Google took the wraps off its Google TV product yesterday, and there’s a lot to digest. Google TV is attempting to bridge the web to the TV and become a portal for not only OTT video, but to the Internet itself. It’s a concept that’s been tried before (although earlier attempts were not nearly as robust as this latest one), but for all intents and purposes, ‘web TV’ has been rejected by the marketplace. Has Google learned those lessons and got it right this time?
Google TV will launch later this month, albeit with limited availability. Consumers will have to initially choose between a Logitech Google TV STB, the Logitech Revue, or a Google TV enabled Sony TV (which doesn’t require a STB). Other platforms are in the pipeline.
Google unveiled a variety of applications and content partners for the initial launch. Like its forthcoming competitor, Apple TV, Google TV will launch with a series of TV apps, essentially turning the TV into a smart device. Early on apps will include Netflix, VEVO, Twitter, CNBC, Pandora, Napster, NBA Game Time, Amazon Video On Demand and YouTube Leanback, among others.
Since Google TV is built on both Android and Chrome, it will also have access to thousands of Android apps, although not immediately. Google is also opening up Google TV to developers, encouraging new app development for the TV. One of the more compelling apps will be video chat apps like Skype TV and others. In effect, video chat apps can turn everyday TVs into consumer videoconferencing devices.http://www.youtube.com/watch?v=ZDeX_oIfEeQ&feature=player_embedded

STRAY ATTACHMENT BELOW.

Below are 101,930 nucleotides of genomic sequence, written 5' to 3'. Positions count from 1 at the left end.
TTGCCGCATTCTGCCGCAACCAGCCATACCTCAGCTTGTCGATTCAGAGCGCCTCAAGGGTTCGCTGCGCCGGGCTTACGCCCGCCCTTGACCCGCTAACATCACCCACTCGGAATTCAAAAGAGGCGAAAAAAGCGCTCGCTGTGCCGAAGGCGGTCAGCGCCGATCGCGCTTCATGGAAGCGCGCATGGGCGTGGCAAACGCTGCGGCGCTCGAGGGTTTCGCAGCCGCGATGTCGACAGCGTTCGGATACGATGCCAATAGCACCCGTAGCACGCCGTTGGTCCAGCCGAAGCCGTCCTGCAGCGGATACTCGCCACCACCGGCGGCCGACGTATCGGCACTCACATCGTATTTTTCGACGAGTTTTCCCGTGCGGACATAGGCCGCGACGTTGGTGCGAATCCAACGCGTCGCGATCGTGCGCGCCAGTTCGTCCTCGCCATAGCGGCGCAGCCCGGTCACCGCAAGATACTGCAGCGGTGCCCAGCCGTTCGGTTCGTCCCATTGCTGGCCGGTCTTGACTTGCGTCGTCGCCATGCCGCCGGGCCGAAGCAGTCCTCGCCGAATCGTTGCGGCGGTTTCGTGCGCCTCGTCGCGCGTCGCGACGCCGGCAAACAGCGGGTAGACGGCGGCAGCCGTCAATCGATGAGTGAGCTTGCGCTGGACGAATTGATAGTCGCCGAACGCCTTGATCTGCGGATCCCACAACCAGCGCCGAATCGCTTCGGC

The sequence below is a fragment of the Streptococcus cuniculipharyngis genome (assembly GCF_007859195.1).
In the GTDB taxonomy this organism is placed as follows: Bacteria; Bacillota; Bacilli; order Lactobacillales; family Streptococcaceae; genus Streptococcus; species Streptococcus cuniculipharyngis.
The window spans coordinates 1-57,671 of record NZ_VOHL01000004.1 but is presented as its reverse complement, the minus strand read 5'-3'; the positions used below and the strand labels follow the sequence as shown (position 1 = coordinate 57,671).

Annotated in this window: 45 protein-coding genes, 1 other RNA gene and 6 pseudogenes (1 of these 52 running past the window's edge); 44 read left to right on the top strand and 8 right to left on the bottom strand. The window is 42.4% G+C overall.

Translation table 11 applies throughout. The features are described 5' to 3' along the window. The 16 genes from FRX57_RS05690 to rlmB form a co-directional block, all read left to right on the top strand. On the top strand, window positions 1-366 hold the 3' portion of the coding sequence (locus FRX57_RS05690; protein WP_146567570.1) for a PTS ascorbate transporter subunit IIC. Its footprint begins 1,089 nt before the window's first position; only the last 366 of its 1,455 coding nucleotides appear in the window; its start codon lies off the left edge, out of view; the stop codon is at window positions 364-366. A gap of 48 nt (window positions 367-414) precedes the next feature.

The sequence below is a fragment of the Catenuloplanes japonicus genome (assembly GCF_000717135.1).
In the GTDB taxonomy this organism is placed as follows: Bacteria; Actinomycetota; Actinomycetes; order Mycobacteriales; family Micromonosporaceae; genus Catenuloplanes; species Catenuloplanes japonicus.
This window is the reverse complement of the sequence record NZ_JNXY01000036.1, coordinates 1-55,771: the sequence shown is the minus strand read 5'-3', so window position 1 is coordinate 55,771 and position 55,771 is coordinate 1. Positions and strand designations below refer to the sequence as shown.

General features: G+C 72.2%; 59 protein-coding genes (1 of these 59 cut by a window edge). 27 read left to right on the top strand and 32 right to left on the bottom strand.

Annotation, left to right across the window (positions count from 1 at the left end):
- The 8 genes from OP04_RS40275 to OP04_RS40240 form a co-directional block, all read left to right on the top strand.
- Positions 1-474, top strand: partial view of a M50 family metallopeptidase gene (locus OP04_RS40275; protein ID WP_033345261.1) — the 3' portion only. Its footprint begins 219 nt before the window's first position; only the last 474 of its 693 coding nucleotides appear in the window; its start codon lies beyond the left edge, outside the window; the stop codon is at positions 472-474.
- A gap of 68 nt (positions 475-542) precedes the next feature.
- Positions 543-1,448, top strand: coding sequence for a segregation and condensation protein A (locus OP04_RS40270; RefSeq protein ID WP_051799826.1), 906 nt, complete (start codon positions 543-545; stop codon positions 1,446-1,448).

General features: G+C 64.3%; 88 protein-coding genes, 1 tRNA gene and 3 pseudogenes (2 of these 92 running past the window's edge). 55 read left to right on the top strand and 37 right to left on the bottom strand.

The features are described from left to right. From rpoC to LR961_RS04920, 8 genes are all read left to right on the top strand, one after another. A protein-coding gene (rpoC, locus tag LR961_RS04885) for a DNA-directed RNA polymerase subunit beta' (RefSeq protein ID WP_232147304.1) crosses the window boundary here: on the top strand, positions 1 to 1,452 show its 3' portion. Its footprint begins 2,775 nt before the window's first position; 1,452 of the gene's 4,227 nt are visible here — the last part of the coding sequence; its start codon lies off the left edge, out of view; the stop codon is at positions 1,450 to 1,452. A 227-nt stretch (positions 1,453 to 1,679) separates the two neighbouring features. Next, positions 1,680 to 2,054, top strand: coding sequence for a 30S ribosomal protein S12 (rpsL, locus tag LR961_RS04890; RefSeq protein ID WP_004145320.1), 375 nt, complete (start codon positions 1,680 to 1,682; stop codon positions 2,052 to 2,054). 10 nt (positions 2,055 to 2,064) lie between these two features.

Google also announced a series of content partners who they’re working with to optimize content for Google TV. These partnerships offer some interesting features, including:
- Turner Broadcasting has been hard at work optimizing some of their most popular websites for viewing on Google TV, including TBS, TNT, CNN, Cartoon Network and Adult Swim, available anytime through Google TV.
- NBC Universal has collaborated with Google TV to bring CNBC Real-Time, an application that allows you to track your favorite stocks and access news feeds while enjoying the best financial news from CNBC directly on the TV screen.
- HBO will bring access to hundreds of hours of programming to Google TV with HBO GO. Authenticated subscribers will soon be able to access all of their favorite HBO content on-demand in an enhanced website for Google TV.
- NBA has built NBA Game Time, an application that lets you follow game scores in real-time and catch up on the latest highlights from your favorite team in HD.
So, what to make of all of this? There are a lot of implications to discuss. I offer some thoughts below:
- Is the market ready for this? This is really the billion dollar question. There’s a lot of compelling features associated with Google TV, but the platform may just be too confusing for everyday consumers. The use of Google TV really requires a paradigm shift in TV behavior. Consumers are used to just turning the TV on, and surfing channels, DVR and VOD content. Google TV adds a fair amount of complexity to that experience – so much so that I wonder if the masses will make this paradigm shift. Certainly some will, but will enough do so to change the current TV business model? After all, who wants yet another STB in the living room? As I said – a multi-billion dollar questions.